• Procalcitonin (sepsis or bacterial infection biomarkers)
  • Interleukin (immune system biomarkers)

However, because there is no single test for all neonatal infections, false positives and false negatives are possible with blood tests. If the blood test indicates a problem, a doctor may also choose to order a CT scan and spinal tap to confirm a diagnosis.

Nurse’s Note:

When an infant infection is suspected, doctors quickly perform a CBC and blood culture, with a CRP test to detect inflammation. While blood culture results take 48 hours, other lab findings and the infant’s medical history may prompt immediate antibiotic treatment.

Neonatal Infection Treatment and Therapy

Treatment for a neonatal infection will vary greatly depending on the suspected cause of the infection and whether sepsis or meningitis has occurred. Doctors should treat babies as quickly as possible to minimize immediate health complications stemming from a neonatal infection.

If infections are more severe, then babies may need long-term treatments to help manage the resulting complications.

Short-Term Treatment

Antibiotics are usually the main treatment option for a bacterial infection. For example, antibiotics are often used to treat a baby with signs of sepsis. Doctors will choose specific types of antibiotics that are known to work better against sepsis-causing bacteria, such as E. coli and Group B streptococcus (GBS).

Meningitis can be harder to treat because the cause may be bacterial or viral. If symptoms are severe and the cause is unclear, both antibiotics and antiviral medications may be prescribed until the source of the infection is known.

Long-Term Treatment

When neonatal infections cause irreversible brain damage and lead to cerebral palsy, the child may require lifelong treatments. Cerebral palsy can’t be reversed, but treatment and therapy can reduce the impacts of their symptoms and teach a person how to work with their body to overcome physical, mental, and emotional challenges.

Standard treatments for cerebral palsy include:

  • Orthotics, braces & supports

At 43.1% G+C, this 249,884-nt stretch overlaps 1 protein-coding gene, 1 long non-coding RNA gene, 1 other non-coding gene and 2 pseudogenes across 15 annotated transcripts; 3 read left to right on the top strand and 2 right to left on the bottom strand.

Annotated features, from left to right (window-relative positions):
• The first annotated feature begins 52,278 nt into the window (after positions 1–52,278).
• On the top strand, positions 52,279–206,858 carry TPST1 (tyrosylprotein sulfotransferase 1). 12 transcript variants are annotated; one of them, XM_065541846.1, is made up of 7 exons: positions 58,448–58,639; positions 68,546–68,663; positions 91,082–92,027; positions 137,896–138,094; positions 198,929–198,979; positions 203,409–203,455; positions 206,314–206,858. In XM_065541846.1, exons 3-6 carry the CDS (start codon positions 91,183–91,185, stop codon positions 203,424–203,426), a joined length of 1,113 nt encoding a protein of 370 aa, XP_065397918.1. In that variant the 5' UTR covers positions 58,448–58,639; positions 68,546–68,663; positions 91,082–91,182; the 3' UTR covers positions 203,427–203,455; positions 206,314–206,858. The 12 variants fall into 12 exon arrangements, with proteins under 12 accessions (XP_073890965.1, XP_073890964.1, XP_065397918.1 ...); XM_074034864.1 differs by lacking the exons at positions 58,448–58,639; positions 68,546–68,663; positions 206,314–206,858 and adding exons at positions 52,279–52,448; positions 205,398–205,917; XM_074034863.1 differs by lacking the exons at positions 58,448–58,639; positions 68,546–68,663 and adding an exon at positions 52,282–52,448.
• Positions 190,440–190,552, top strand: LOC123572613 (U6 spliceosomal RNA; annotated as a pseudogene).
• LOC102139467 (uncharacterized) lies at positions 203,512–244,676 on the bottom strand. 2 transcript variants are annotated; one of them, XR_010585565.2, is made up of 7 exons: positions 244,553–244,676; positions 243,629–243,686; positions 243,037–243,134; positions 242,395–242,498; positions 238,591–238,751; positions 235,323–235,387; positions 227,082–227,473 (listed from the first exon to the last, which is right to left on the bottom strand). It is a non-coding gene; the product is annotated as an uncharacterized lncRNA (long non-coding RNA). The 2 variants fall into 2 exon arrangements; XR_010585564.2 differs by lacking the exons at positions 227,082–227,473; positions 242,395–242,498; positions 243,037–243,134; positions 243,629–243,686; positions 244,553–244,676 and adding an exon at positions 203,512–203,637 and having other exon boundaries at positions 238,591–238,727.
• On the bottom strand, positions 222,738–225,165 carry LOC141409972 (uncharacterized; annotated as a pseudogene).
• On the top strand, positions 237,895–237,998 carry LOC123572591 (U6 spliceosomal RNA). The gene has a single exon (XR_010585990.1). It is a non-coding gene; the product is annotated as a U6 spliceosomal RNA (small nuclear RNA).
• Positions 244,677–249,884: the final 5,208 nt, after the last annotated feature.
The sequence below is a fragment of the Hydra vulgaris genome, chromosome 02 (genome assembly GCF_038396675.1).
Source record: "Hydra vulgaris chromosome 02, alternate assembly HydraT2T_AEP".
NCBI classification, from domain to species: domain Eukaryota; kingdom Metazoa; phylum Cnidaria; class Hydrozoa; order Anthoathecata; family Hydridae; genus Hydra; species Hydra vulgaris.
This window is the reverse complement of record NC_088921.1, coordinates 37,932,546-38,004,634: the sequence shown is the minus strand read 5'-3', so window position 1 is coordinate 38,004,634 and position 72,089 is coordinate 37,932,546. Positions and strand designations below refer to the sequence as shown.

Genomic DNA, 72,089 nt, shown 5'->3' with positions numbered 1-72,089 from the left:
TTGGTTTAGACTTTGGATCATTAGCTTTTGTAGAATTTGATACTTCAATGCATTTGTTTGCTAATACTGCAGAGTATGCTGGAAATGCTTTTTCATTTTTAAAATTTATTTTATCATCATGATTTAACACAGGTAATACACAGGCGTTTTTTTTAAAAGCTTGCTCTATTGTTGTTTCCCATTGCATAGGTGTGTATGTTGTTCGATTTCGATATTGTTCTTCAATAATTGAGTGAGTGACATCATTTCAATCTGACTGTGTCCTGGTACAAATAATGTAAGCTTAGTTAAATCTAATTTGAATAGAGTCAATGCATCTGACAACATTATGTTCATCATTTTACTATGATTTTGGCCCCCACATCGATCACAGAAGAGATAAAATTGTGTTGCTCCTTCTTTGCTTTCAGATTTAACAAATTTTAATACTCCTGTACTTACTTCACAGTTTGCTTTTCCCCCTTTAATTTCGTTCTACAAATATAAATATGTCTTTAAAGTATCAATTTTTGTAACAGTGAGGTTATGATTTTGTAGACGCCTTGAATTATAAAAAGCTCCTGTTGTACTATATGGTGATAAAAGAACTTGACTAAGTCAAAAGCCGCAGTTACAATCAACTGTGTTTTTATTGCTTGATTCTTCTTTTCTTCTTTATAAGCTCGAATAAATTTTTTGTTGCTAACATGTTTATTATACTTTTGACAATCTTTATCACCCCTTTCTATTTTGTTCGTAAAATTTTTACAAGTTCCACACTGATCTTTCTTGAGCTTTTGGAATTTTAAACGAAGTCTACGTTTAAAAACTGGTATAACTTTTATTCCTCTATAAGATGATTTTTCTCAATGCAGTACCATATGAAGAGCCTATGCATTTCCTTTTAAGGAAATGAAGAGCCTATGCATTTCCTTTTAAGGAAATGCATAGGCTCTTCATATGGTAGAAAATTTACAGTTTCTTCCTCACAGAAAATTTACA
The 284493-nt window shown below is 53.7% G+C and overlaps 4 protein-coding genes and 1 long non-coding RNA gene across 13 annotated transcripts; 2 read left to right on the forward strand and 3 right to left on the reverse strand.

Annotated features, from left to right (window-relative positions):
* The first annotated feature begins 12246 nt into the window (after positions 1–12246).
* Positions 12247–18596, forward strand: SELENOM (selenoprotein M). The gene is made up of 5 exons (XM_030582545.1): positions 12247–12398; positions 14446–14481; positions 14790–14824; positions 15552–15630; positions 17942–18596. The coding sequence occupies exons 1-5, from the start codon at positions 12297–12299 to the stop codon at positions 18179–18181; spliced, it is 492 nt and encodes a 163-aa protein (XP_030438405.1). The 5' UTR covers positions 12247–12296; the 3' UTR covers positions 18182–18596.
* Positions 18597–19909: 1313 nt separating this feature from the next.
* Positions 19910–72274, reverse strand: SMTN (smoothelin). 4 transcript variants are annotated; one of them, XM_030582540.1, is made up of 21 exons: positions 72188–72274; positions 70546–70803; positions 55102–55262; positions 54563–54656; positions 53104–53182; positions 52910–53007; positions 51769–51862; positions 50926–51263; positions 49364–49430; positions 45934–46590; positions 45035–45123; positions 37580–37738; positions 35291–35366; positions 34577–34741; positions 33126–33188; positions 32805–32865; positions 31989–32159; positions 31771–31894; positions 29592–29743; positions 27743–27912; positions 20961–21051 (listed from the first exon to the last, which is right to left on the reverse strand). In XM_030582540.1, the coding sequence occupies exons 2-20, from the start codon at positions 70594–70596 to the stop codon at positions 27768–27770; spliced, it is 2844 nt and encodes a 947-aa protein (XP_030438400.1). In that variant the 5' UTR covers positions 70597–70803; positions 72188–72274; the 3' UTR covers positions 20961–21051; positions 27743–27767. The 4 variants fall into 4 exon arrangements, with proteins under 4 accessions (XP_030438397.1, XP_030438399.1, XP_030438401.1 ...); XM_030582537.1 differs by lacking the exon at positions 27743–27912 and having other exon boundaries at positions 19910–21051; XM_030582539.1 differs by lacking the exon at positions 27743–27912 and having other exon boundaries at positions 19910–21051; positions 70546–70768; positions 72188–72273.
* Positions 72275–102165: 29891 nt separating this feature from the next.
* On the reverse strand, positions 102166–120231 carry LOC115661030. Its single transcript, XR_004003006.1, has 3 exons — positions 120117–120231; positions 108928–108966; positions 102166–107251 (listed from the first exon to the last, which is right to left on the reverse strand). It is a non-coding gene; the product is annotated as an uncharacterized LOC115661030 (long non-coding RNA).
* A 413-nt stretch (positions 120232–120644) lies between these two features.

• Walking aids
  • Physical therapy
  • Nutritional guidance
  • Medication

Legal Help for Neonatal Infection and Cerebral Palsy

Cerebral palsy is often caused by a birth complication like a neonatal infection. In some cases, a neonatal infection wasn’t treated in time due to medical negligence. In these cases, families may be eligible to file a claim and seek legal compensation that will help pay for therapy, medication, treatment, and any special needs costs that arise from their cerebral palsy diagnosis.

If your child or family member is diagnosed with cerebral palsy, work with an attorney experienced in cerebral palsy cases to get the compensation you need. Contact the Birth Injury Justice Center today at 800-914-1562 to get a free medical case review.

Birth Injury Support Team
Reviewed by:Katie Lavender, RN

Registered Nurse

  • Fact-Checked
  • Editor

Katie Lavender has over 8 years of experience as a Registered Nurse in postpartum mother/baby care. With hands-on experience in Labor and Delivery and a role as a Community Educator for newborn care, Katie is a staunch advocate for patient rights and education. As a Medical Reviewer, she is committed to ensuring accurate and trustworthy patient information.

The Birth Injury Justice Center was founded in 2003 by a team of legal professionals to educate and empower victims and families affected by birth injuries. Our team is devoted to providing you with the best resources and legal information for all types of birth injuries.